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The 66-game regular season, mercifully, is over. The NBA jam-packed 66 games into a space where 50 usually went, and the result was a strange five-month run that had us talking about rested legs and oddball rotations more than we spoke of learning and growing and all that typically-mindful stuff that comes to our heads when discussing the NBA. The playoffs start on Saturday, though, and the brains behind Ball Don't Lie are ready to break down the first round matchups.
We continue with the Boston Celtics and Atlanta Hawks.
From your pal, Kelly Dwyer
Hey. It's Kelly. That wasn't fun, was it? The silly lockout, the terrible season, the Dwight Howard. It's OK, though. It's over now. That is a bird chirping in the distance, I made a pretty good sandwich for your lunch, and we don't have anything to do when you get home from work but watch a series of basketball games played by players that are rested, well-instructed, and mindful of what town they're in.
You're going to feel better, now. Your pal insists on it.
This series might not be awful.
I mean, it very well could be. Though Josh Smith and Rajon Rondo, buds for life, remain two of the NBA's most entertaining players, the sheer amount of times the Hawks and Celtics have met since the 2007-08 season just about ensures that this will be a dull old time. There's no Al Horford, and as Dan points out below, the Celtics are defensive stalwarts who can barely put a string of baskets together on most nights, and especially against a solid defensive outfit like the Hawks.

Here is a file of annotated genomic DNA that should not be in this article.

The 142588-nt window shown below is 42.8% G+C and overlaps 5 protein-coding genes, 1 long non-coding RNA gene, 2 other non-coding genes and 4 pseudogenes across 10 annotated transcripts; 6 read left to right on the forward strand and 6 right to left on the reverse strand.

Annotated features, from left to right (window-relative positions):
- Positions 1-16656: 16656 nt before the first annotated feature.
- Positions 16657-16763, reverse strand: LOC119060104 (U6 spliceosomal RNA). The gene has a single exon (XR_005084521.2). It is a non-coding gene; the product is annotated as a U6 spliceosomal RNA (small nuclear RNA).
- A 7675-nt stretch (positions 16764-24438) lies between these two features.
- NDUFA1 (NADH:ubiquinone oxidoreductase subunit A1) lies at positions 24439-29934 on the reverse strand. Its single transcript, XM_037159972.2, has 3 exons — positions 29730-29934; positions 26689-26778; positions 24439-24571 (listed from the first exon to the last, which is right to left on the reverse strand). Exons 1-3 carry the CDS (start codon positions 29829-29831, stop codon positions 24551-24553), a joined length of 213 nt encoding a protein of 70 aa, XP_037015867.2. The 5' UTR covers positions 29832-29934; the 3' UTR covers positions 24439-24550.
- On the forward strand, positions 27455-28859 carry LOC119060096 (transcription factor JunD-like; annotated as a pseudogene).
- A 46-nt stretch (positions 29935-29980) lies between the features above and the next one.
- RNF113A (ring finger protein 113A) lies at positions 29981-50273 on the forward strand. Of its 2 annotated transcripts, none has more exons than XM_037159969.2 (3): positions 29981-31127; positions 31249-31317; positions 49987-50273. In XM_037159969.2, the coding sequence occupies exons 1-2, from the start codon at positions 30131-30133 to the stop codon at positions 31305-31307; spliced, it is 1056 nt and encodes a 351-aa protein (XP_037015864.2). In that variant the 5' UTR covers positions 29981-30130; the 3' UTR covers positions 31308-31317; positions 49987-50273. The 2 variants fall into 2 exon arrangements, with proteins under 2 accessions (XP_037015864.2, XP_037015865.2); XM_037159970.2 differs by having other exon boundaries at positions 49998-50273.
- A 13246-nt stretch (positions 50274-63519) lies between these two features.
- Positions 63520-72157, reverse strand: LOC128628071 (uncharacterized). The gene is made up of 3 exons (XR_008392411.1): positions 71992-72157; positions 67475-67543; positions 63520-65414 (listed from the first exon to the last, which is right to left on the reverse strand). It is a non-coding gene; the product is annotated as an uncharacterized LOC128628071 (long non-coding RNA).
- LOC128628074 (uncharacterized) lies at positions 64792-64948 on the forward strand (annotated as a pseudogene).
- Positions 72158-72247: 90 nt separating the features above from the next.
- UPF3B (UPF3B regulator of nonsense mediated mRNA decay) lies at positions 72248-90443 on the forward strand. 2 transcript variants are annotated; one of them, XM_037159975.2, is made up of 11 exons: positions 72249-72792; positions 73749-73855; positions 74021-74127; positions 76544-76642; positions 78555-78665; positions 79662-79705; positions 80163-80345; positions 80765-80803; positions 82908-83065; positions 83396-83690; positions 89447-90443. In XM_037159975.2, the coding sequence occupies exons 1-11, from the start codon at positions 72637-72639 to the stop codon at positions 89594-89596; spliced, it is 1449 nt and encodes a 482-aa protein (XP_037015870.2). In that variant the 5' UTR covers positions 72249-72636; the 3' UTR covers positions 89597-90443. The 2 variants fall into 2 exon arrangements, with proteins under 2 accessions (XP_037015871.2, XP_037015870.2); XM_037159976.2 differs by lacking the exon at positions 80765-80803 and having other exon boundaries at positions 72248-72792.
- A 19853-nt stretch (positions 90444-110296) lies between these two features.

Toss in the fact that this will likely be a long series, and you can be sure that in spite of Boston's two recent trips to the NBA Finals, the entire viewing public is about a week and a half removed from saying, "geez, just get to the Bulls, already" to a TV in an empty room.
Well, let me fill that room as your interim Internet friend.
This feels right. This feels like, as someone who could never get past Soda Popinski on Mike Tyson's Punch-Out, when you would get knocked on your tail and sent back to square up against Bald Bull. Sure, you could usually dismiss Bald Bull by standing up to the giant, as Doc advised, but it was still quite the undertaking for you, the not-quite-champion. It's OK, friend. I literally have a Nintendo and working Punch-Out cartridge in my living room. You can look at it for a dollar.